Stability of chromium in the tailing dumps and stockpiles of chromium concentrate at chrome mining fields is
affected by pH, redox potential, and the presence of other metallic species in the waste rocks. It is desirable to
keep chromium in the dump site in the trivalent state since the hexavalent state, Cr(VI), is highly mobile and
carcinogenicity to aquatic life forms and humans, whereas the trivalent state, Cr(III), precipitates easily and is
less toxic than Cr(VI). In this study, microbial remediation with indigenous bacteria was used to reduce Cr(VI)
to Cr(III) in presence of Fe(II)/Fe(III) redox couple in simulated ferrochrome slag.
The consortium of bacterial culture strains were isolated from sand drying beds and dried sludge from the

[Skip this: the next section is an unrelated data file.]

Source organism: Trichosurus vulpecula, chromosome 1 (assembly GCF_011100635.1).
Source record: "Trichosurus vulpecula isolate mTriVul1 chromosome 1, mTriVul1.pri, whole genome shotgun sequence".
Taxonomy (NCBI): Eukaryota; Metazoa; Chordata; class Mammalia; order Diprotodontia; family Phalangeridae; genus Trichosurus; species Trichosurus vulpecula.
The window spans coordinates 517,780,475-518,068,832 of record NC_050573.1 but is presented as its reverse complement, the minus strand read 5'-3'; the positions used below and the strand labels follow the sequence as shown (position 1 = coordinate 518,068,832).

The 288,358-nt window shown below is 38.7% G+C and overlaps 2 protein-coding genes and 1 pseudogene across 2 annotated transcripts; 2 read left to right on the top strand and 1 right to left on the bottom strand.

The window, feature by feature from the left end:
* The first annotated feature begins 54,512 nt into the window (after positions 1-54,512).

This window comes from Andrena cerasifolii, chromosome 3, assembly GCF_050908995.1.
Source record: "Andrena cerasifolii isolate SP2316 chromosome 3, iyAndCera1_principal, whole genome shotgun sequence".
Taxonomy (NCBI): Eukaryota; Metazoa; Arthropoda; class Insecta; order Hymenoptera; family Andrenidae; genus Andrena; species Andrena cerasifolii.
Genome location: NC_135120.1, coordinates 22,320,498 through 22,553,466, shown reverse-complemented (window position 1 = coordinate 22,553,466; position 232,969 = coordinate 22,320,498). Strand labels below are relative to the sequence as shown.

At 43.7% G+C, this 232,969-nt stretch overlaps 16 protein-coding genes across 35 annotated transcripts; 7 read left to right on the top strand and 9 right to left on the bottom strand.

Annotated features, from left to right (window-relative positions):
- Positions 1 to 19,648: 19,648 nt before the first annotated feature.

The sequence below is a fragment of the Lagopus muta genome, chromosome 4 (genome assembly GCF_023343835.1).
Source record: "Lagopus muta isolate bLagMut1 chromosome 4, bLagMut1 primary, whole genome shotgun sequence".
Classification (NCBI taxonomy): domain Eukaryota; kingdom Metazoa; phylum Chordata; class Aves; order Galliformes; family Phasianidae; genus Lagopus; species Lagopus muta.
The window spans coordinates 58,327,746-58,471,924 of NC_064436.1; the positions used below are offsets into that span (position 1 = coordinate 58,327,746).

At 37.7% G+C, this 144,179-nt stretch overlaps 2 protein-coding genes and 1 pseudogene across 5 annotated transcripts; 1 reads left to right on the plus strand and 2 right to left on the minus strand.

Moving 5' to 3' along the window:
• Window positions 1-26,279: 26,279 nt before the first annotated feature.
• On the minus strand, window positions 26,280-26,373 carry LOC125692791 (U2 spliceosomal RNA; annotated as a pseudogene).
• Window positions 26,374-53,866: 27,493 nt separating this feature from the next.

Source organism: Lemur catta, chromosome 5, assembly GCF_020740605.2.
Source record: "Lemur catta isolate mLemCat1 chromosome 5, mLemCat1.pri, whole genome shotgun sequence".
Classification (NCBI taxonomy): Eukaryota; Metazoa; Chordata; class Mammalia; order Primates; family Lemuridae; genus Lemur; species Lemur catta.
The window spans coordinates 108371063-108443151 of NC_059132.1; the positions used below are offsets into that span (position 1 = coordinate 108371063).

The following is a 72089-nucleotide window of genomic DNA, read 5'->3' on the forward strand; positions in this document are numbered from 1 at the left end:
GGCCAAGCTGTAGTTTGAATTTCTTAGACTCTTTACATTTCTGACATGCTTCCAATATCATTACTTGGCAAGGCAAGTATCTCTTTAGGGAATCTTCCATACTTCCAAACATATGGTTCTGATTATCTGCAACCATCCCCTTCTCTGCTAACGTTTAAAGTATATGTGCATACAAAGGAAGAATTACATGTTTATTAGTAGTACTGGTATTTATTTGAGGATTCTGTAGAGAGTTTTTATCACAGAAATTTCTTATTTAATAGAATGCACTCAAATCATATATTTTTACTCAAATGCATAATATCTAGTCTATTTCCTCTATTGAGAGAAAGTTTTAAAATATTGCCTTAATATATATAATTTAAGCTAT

belt filter press at the Wastewater Treatment Works. Culture achieved 100 % Cr(VI) removal under aerobic
condition for 100 mg/L Cr(VI) in 24 h and 100 % Cr(VI) removal under anaerobic condition for 20 mg/L Cr(VI) in
48 h. Increased Cr(VI) reduction occurred in the presence of Fe(II) which confirmed that Fe(II) served as an
alternative electron donor for Cr(VI) reduction. Complete reduction of 50 mg/L Cr(VI) was achieved within 12 h
using 50 - 100 mg/L Fe(II). Kinetic evaluation in the presence of Fe(III) found that Cr(VI) reduction was noncompetitively
inhibited by the presence of Fe(III).